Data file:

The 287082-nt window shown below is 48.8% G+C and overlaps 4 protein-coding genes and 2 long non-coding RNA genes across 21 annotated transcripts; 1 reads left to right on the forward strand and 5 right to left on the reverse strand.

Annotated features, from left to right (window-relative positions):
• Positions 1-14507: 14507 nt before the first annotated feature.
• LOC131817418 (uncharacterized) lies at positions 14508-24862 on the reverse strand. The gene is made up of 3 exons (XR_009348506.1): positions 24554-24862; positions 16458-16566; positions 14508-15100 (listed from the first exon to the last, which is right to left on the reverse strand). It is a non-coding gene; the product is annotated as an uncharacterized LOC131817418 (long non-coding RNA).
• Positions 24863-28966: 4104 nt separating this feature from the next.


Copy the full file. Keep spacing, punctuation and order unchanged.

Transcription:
The 287082-nt window shown below is 48.8% G+C and overlaps 4 protein-coding genes and 2 long non-coding RNA genes across 21 annotated transcripts; 1 reads left to right on the forward strand and 5 right to left on the reverse strand.

Annotated features, from left to right (window-relative positions):
• Positions 1-14507: 14507 nt before the first annotated feature.
• LOC131817418 (uncharacterized) lies at positions 14508-24862 on the reverse strand. The gene is made up of 3 exons (XR_009348506.1): positions 24554-24862; positions 16458-16566; positions 14508-15100 (listed from the first exon to the last, which is right to left on the reverse strand). It is a non-coding gene; the product is annotated as an uncharacterized LOC131817418 (long non-coding RNA).
• Positions 24863-28966: 4104 nt separating this feature from the next.